Why Is My Light Switch Hot?

A standard light switch shouldn’t get hot. If it feels much warmer than room temperature to the touch, it’s an indication that there is something wrong. A hot light switch isn’t something to ignore. There is a problem that could potentially cause an electrical fire.

Tracing down the problem can be difficult for anyone that’s not a trained electrician, but there are a few things you can do to help determine the problem and see if you need an electrician. Here’s a look at the most common problems that can cause a light switch to get hot and what to do about it.

First, let’s determine the type of light switch we’re talking about.

Regular vs Dimmer Switch

Light switches get warm because of the electricity running through them. This can be a problem for a standard light switch, but it isn’t a problem for a dimmer switch. Before going further, it’s important to identify the type of switch that’s getting too hot and see if it’s really a problem.

Regular Light Switches

A regular light switch has a two-position switch that’s either on or off. Flip the switch, or push a rocker switch, in the up position to turn the light on and in the down position to turn the light off. That’s all there is to it. There are no other features. Most are rated for 15 amps.

Dimmer Switches

A dimmer switch has a slider or rotating knob that can dim or brighten the lights. Dimmer switches dissipate electricity, using semiconductors and other electronic components, in order to brighten or dim a light. It’s normal for them to be hotter than regular light switches, but they should burn you or smoke.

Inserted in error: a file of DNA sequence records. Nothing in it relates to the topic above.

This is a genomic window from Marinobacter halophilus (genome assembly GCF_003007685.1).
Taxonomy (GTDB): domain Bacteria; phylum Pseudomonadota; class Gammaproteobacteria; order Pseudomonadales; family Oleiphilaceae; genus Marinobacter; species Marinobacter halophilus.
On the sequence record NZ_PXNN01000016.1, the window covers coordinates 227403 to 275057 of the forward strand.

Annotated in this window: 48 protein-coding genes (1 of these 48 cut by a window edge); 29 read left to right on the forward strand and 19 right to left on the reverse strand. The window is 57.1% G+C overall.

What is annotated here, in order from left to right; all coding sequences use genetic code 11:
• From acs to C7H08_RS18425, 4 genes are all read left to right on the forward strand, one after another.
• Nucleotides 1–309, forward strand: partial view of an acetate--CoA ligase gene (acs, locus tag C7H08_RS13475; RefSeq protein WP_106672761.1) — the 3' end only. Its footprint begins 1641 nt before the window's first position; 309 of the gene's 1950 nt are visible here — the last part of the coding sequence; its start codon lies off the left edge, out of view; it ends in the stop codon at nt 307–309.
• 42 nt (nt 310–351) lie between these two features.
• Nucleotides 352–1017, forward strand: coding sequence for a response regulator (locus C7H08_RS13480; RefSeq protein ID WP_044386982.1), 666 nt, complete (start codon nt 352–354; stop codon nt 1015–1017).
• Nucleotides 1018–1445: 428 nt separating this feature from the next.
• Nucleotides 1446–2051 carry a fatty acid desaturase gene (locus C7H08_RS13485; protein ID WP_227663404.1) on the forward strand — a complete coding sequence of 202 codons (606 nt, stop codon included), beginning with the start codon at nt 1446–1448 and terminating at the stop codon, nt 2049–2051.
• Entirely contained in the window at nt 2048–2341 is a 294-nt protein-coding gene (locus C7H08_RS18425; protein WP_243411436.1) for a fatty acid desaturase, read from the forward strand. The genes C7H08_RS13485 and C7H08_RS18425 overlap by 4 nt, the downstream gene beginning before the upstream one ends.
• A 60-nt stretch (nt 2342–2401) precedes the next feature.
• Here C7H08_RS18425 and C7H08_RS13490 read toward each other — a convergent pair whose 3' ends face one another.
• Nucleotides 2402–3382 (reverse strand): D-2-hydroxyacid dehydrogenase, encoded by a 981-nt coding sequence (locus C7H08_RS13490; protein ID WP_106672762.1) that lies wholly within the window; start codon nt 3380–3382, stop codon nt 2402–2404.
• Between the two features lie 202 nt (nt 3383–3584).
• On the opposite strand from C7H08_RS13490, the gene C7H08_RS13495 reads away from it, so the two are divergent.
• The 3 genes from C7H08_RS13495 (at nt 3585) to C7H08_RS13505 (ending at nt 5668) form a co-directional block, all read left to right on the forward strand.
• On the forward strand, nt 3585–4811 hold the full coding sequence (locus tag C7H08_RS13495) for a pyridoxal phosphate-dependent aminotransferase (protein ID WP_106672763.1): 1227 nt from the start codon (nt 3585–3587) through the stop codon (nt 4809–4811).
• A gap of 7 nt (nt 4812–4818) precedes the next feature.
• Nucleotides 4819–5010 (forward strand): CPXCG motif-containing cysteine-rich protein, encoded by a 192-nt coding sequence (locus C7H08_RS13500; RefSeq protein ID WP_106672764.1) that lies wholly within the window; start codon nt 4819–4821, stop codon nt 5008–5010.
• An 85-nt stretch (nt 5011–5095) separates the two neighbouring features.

A dimmer switch has the same voltage going through them as a regular light switch. In order to dim the light, they need to redirect the electricity. This dissipation of electricity causes heat. This causes them to get hot and this is normal. The older style got hot when dimming the light. The new style gets hotter when brightening the light.

They have the same voltage going through them as a regular light switch. In order to dim the light, they need to redirect the electricity. This dissipation of electricity causes heat. This causes them to get hot and this is normal. The older style got hot when dimming the light. The new style gets hotter when brightening the light.

They’re rated by wattage. While a warm dimmer light switch is nothing to worry about, it is possible for dimmer switches to get too hot. If it’s too hot to touch or if it’s smoking, there’s a problem with the dimmer switch and you should turn off the electricity to the switch and call an electrician immediately.

Now, let’s look at the types of problems that can cause your light switches to get hot.

The Light Switch Is Overloaded

Light switches have a limit on the amount of electricity they can handle. They can overload if there are too many lights and ceiling fans connected to the switch. The switch has to draw more current than it’s rated for, which causes the switch to get hot. Most regular switches are rated for 15 amps, while most circuits are rated for 20 amps.